Você está na página 1de 1

Wildlife Health

August 2010

We investigate reports of sick & dead wildlife from free ranging populations in Victoria to understand baseline health,
detect changes & identify risk factors. This is important because wildlife health can affect biodiversity conservation &
ecosystem health, & can interact with biosecurity & the health of people & domestic animals; One Health.

If you see wildlife from free ranging populations with any of these signs of disease,
please contact us. We can ship carcasses to Werribee overnight for investigation.
Kangaroos & Wallabies.

Eastern grey kangaroo sub adults. (photo) Weakness & death in

high density populations due to an intestinal blood-sucking worm,
Globocephaloides trifidospicularis.

Incoordinated, wobbly or apparently blind macropods can be due to

Kangaroo blindness virus, phalaris staggers from pasture,
toxoplasmosis from cat faeces etc.

Eye & nasal discharge, sneezing & tail twitching. Herpes viruses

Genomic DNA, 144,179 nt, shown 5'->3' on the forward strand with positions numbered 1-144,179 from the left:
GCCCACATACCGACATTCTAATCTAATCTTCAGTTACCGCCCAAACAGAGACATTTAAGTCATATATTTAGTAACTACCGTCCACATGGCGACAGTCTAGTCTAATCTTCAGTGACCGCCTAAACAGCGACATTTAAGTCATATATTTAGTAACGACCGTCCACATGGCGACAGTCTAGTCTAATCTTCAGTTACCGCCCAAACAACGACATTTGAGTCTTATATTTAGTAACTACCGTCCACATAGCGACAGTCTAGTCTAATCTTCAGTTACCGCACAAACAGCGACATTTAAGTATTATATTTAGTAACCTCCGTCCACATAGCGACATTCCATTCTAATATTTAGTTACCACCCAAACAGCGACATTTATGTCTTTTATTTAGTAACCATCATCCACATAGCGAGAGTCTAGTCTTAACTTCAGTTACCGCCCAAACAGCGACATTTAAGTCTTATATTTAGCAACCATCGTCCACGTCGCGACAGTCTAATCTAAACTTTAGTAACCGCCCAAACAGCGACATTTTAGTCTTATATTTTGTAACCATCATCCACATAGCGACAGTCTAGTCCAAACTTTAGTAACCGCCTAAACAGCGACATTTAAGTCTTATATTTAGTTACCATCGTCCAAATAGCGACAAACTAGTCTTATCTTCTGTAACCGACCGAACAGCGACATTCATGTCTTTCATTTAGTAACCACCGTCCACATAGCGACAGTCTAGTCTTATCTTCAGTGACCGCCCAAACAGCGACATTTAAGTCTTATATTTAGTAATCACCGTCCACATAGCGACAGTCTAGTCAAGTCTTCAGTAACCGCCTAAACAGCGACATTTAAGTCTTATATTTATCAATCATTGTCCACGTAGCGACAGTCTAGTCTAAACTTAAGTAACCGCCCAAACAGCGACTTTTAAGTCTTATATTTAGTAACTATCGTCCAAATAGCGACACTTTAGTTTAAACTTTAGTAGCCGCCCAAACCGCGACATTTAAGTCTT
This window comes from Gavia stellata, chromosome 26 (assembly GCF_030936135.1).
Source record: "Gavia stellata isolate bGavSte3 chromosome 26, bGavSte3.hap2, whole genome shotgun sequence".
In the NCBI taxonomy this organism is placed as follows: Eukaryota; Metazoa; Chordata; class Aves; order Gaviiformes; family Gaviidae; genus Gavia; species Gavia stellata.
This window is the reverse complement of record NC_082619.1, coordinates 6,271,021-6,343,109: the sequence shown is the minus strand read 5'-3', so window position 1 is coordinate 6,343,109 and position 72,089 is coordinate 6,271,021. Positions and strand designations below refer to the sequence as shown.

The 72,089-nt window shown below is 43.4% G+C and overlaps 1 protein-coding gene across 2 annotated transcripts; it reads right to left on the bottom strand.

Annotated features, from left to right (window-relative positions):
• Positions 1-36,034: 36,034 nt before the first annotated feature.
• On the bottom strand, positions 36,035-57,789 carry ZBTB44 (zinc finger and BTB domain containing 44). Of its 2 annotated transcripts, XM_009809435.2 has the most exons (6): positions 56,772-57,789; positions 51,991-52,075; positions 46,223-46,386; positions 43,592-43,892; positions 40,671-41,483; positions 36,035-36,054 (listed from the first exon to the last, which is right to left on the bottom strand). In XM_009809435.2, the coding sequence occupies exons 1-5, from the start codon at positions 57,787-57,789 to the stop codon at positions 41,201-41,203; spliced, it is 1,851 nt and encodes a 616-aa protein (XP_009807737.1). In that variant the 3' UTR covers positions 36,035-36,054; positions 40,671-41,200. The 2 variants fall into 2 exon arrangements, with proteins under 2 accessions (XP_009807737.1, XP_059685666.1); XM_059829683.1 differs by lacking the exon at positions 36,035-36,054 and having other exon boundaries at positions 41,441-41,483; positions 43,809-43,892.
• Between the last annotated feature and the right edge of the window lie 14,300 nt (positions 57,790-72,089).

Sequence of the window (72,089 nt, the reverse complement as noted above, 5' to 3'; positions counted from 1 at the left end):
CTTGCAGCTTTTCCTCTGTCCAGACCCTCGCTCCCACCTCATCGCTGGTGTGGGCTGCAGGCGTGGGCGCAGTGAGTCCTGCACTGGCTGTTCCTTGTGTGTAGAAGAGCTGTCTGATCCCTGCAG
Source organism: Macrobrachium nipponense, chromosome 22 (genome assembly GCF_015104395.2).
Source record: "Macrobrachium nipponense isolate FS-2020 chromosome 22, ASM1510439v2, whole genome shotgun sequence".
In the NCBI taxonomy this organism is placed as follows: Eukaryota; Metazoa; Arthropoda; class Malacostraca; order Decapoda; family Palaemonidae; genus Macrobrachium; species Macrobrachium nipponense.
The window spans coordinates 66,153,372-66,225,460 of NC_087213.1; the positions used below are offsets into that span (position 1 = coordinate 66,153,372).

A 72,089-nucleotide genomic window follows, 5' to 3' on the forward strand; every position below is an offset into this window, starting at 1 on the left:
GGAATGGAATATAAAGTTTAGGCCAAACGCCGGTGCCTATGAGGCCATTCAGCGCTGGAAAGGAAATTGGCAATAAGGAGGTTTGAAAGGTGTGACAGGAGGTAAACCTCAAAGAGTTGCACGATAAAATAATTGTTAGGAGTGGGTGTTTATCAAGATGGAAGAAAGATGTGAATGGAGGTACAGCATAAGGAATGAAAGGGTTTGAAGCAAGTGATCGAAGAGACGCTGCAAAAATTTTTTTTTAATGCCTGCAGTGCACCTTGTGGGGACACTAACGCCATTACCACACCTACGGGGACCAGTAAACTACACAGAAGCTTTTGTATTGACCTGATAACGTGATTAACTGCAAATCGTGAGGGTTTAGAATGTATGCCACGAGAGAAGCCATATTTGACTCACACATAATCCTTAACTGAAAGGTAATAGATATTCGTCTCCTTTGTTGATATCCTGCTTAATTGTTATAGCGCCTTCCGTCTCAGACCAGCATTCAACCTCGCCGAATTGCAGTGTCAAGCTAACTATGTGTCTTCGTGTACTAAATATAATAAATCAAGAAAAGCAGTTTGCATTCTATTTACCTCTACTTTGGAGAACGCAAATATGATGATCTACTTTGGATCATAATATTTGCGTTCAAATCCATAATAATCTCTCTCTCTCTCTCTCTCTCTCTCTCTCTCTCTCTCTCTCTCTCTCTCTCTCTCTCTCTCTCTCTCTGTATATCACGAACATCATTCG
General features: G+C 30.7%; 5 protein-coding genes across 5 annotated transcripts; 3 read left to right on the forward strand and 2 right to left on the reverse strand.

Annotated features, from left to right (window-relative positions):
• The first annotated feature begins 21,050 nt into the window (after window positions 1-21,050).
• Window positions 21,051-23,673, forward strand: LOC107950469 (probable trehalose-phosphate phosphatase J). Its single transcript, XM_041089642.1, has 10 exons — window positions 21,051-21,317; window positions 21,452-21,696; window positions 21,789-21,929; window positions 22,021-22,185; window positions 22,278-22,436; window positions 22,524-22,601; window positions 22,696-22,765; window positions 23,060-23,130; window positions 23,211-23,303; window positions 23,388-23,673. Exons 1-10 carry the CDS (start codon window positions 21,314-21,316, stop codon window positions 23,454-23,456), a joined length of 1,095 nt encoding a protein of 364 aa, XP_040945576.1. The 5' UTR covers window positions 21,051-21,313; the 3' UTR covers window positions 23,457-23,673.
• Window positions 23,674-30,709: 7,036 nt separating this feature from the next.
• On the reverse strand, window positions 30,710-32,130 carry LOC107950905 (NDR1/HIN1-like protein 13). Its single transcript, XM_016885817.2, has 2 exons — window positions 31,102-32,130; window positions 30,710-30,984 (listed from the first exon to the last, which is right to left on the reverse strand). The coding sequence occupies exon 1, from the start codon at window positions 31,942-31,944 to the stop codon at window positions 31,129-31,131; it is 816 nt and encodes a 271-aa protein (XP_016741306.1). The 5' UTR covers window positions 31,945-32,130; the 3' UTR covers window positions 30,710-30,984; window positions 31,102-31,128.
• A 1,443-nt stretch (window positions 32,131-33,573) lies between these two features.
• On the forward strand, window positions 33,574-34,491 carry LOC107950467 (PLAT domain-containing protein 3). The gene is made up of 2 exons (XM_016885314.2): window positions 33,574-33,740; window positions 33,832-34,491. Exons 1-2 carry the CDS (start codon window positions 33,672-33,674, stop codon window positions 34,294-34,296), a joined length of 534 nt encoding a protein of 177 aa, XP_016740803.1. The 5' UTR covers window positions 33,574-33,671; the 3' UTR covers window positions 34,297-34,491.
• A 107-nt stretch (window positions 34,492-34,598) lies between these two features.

have been identified.

Bony lumps on legs.

King parrots. (photo)

Morbidity & mortality during winter. Possibly due to intestinal

protozoa, Spironucleosis spp.
Crimson rosellas.

Mortality & morbidity during winter.

Parrot & cockatoos.

Beak & feather disease.

Long billed Corellas.

Morbidity & mortality was reported & Chlamydophila spp detected.


Mange (photo). Scurfy skin above feet, on sternum and face.

Kidney disease. Please send us clin-path reports of urine & blood.

Deaths: Chlamydophila spp have been detected.

Wildlife serum

Arboviruses antibodies. (diagram) Please collect serum from all

wildlife, including waterbirds (especially herons, cormorants etc) for
Murray Valley encephalitis etc.

We also want to test dead nestlings.

Small volumes of blood can be collected onto filter paper. Contact

Please contact Pam Whiteley
0400 119 301 pamw@unimelb.edu.au or Dr Beveridge 97312000
Faculty of Veterinary Science, The University of Melbourne,
250 Princes Hwy, Werribee, Vic 3030.
This is a collaborative project. We gratefully acknowledge support from
the Hermon Slade Foundation.